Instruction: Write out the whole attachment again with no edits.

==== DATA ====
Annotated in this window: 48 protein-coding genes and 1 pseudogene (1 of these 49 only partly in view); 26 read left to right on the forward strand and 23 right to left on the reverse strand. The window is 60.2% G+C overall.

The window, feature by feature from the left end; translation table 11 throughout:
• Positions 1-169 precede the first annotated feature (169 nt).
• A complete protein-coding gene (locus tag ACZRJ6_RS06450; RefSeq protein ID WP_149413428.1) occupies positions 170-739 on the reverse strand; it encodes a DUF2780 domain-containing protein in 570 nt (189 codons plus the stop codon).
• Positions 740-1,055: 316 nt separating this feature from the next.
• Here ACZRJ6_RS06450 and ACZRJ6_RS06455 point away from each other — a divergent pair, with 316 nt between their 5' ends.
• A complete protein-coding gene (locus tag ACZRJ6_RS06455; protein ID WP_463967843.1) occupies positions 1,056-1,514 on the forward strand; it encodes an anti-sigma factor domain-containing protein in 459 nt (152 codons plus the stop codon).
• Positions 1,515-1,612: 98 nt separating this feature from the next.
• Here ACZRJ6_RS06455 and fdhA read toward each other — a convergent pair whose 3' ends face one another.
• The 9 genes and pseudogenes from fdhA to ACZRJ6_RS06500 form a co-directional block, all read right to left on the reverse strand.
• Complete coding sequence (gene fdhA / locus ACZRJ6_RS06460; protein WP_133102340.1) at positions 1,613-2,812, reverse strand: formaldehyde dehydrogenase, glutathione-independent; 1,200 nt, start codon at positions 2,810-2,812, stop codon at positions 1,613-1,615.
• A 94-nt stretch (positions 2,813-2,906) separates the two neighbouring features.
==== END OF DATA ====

Annotated in this window: 48 protein-coding genes and 1 pseudogene (1 of these 49 only partly in view); 26 read left to right on the forward strand and 23 right to left on the reverse strand. The window is 60.2% G+C overall.

The window, feature by feature from the left end; translation table 11 throughout:
• Positions 1-169 precede the first annotated feature (169 nt).
• A complete protein-coding gene (locus tag ACZRJ6_RS06450; RefSeq protein ID WP_149413428.1) occupies positions 170-739 on the reverse strand; it encodes a DUF2780 domain-containing protein in 570 nt (189 codons plus the stop codon).
• Positions 740-1,055: 316 nt separating this feature from the next.
• Here ACZRJ6_RS06450 and ACZRJ6_RS06455 point away from each other — a divergent pair, with 316 nt between their 5' ends.
• A complete protein-coding gene (locus tag ACZRJ6_RS06455; protein ID WP_463967843.1) occupies positions 1,056-1,514 on the forward strand; it encodes an anti-sigma factor domain-containing protein in 459 nt (152 codons plus the stop codon).
• Positions 1,515-1,612: 98 nt separating this feature from the next.
• Here ACZRJ6_RS06455 and fdhA read toward each other — a convergent pair whose 3' ends face one another.
• The 9 genes and pseudogenes from fdhA to ACZRJ6_RS06500 form a co-directional block, all read right to left on the reverse strand.
• Complete coding sequence (gene fdhA / locus ACZRJ6_RS06460; protein WP_133102340.1) at positions 1,613-2,812, reverse strand: formaldehyde dehydrogenase, glutathione-independent; 1,200 nt, start codon at positions 2,810-2,812, stop codon at positions 1,613-1,615.
• A 94-nt stretch (positions 2,813-2,906) separates the two neighbouring features.